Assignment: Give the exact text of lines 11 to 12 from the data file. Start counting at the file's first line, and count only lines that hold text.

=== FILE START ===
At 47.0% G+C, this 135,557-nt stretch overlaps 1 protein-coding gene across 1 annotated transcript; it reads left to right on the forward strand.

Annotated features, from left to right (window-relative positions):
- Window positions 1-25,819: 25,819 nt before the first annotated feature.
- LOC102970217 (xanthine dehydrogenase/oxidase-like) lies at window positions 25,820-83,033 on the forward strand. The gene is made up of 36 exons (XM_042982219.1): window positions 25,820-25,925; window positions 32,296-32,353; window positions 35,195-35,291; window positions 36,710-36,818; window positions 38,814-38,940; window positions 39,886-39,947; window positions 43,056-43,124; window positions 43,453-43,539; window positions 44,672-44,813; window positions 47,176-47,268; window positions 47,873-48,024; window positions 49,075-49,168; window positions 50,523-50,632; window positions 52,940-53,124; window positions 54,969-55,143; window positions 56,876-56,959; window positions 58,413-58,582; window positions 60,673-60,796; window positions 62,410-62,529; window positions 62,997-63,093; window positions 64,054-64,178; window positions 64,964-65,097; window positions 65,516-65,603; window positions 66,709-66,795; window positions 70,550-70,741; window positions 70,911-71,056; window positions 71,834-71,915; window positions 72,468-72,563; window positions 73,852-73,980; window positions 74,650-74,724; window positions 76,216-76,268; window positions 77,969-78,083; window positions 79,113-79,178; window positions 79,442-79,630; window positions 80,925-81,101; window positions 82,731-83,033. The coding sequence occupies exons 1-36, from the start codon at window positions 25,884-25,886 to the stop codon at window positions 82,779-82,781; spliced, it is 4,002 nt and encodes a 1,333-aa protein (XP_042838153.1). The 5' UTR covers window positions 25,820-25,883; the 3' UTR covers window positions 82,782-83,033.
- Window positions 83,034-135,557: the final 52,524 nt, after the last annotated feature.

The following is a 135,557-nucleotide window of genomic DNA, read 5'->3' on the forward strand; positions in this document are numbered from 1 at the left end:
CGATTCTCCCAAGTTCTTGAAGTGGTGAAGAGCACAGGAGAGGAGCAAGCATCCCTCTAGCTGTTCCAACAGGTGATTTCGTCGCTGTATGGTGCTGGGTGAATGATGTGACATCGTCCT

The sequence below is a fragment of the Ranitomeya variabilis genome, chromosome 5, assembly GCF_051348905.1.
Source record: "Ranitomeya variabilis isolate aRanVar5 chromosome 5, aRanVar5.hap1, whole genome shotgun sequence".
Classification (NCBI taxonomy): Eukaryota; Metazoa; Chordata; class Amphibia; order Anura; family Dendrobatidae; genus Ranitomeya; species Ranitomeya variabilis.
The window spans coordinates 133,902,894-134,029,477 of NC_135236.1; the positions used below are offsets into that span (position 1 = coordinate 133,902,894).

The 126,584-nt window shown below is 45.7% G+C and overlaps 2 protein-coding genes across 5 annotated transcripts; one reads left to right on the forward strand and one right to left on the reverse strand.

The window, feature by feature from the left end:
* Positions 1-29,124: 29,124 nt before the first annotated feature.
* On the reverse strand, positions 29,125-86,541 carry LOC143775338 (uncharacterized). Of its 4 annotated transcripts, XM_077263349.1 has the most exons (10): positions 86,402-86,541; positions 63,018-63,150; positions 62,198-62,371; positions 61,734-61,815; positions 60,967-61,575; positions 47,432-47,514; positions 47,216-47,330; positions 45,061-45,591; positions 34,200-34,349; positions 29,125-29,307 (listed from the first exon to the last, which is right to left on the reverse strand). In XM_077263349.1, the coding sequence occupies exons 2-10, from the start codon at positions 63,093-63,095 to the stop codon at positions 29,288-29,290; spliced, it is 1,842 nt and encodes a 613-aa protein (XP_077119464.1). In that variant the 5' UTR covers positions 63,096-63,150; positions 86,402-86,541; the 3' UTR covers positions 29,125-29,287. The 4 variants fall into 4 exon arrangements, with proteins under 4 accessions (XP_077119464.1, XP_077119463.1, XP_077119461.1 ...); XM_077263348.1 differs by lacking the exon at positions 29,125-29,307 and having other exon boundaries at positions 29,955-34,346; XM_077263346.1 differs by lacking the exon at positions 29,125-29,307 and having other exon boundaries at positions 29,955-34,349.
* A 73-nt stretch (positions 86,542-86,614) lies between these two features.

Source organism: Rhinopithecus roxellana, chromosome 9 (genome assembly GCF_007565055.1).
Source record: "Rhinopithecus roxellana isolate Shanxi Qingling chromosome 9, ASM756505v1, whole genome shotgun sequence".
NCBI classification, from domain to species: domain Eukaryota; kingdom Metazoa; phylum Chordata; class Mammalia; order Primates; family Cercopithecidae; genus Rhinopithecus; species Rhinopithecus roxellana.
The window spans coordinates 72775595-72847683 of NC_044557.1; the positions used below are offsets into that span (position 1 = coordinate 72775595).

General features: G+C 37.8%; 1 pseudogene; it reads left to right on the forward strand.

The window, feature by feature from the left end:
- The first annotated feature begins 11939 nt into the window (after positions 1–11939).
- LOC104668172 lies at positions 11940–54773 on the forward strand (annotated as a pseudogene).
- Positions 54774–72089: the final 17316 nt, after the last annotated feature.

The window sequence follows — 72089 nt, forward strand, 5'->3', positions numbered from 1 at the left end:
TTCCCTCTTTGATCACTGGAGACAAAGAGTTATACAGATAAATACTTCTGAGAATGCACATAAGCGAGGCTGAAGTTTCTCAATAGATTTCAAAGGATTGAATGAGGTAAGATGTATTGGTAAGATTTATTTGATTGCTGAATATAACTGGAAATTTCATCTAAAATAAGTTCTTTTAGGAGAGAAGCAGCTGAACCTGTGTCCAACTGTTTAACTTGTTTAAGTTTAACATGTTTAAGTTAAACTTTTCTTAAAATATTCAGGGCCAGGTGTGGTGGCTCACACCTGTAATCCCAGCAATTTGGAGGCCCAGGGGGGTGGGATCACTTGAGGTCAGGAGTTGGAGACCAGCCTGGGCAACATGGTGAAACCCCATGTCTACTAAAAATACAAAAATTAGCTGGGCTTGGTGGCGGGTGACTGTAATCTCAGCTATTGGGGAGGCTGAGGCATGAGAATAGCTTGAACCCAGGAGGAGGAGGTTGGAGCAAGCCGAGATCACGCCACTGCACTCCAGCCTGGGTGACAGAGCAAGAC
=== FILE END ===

The window spans coordinates 133,902,894-134,029,477 of NC_135236.1; the positions used below are offsets into that span (position 1 = coordinate 133,902,894).

The 126,584-nt window shown below is 45.7% G+C and overlaps 2 protein-coding genes across 5 annotated transcripts; one reads left to right on the forward strand and one right to left on the reverse strand.